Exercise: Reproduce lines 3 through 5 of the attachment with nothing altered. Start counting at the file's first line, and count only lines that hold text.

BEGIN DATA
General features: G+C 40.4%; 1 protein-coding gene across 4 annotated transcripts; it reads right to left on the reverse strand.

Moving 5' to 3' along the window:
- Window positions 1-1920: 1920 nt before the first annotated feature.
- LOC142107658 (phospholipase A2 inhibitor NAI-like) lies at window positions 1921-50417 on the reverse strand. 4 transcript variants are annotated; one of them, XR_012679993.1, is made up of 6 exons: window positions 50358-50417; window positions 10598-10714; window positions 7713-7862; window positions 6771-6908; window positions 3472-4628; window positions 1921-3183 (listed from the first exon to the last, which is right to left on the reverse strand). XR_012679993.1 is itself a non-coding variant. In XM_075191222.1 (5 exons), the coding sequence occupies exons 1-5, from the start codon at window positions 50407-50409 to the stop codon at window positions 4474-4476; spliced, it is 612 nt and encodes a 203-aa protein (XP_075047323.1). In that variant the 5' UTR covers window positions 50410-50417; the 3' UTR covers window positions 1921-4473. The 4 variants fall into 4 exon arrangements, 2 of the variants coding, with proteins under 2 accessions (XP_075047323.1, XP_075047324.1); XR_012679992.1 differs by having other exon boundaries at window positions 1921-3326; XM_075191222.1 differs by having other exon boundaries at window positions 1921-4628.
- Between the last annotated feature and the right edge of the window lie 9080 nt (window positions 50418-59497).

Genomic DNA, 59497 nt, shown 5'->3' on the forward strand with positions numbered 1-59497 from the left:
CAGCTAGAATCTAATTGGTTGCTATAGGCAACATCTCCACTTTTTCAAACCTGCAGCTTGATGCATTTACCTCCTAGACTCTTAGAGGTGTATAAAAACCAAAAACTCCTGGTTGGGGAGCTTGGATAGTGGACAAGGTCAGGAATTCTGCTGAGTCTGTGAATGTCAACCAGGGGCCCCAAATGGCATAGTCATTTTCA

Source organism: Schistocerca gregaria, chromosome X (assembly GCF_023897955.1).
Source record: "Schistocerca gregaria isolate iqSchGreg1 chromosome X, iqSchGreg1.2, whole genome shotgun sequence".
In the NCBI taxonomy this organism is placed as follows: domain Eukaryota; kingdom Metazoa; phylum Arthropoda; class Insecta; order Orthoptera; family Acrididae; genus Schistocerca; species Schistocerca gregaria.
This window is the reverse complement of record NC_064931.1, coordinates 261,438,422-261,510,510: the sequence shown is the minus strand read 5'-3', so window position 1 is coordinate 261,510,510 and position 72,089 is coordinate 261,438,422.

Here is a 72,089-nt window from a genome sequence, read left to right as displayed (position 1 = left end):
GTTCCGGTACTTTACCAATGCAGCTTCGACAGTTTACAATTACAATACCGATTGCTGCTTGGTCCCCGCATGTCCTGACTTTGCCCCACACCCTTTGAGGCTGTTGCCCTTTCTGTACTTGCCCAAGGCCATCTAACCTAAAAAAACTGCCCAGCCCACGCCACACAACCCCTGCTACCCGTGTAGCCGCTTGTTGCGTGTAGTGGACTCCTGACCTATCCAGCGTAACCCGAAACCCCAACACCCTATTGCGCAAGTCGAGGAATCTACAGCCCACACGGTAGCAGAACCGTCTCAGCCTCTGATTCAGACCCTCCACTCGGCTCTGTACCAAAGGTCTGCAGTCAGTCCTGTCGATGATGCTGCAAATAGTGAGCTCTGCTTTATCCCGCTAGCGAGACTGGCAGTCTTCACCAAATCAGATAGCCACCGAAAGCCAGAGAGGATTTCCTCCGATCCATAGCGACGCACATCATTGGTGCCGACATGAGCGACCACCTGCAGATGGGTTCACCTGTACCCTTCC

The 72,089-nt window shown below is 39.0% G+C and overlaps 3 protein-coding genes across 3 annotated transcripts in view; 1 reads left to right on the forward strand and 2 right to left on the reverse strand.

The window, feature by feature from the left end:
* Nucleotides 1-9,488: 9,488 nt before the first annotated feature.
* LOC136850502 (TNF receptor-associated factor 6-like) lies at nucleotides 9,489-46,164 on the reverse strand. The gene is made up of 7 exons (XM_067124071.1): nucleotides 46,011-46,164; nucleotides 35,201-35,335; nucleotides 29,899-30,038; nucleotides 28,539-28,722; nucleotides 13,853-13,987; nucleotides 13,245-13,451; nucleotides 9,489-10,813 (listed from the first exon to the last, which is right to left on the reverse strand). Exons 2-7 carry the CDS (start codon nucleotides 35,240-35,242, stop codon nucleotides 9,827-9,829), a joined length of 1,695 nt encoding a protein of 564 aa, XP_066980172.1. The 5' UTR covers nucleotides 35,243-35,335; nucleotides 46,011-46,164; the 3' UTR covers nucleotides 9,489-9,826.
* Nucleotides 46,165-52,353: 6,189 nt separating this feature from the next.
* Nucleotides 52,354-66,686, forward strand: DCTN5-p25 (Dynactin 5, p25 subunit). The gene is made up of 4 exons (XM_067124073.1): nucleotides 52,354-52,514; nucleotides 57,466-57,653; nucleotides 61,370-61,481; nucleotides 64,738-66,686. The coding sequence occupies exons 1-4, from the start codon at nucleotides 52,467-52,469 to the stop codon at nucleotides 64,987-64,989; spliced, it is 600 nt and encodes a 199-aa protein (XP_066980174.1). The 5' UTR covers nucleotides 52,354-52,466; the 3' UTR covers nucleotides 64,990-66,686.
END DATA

- Window positions 1-1920: 1920 nt before the first annotated feature.
- LOC142107658 (phospholipase A2 inhibitor NAI-like) lies at window positions 1921-50417 on the reverse strand. 4 transcript variants are annotated; one of them, XR_012679993.1, is made up of 6 exons: window positions 50358-50417; window positions 10598-10714; window positions 7713-7862; window positions 6771-6908; window positions 3472-4628; window positions 1921-3183 (listed from the first exon to the last, which is right to left on the reverse strand). XR_012679993.1 is itself a non-coding variant. In XM_075191222.1 (5 exons), the coding sequence occupies exons 1-5, from the start codon at window positions 50407-50409 to the stop codon at window positions 4474-4476; spliced, it is 612 nt and encodes a 203-aa protein (XP_075047323.1). In that variant the 5' UTR covers window positions 50410-50417; the 3' UTR covers window positions 1921-4473. The 4 variants fall into 4 exon arrangements, 2 of the variants coding, with proteins under 2 accessions (XP_075047323.1, XP_075047324.1); XR_012679992.1 differs by having other exon boundaries at window positions 1921-3326; XM_075191222.1 differs by having other exon boundaries at window positions 1921-4628.
- Between the last annotated feature and the right edge of the window lie 9080 nt (window positions 50418-59497).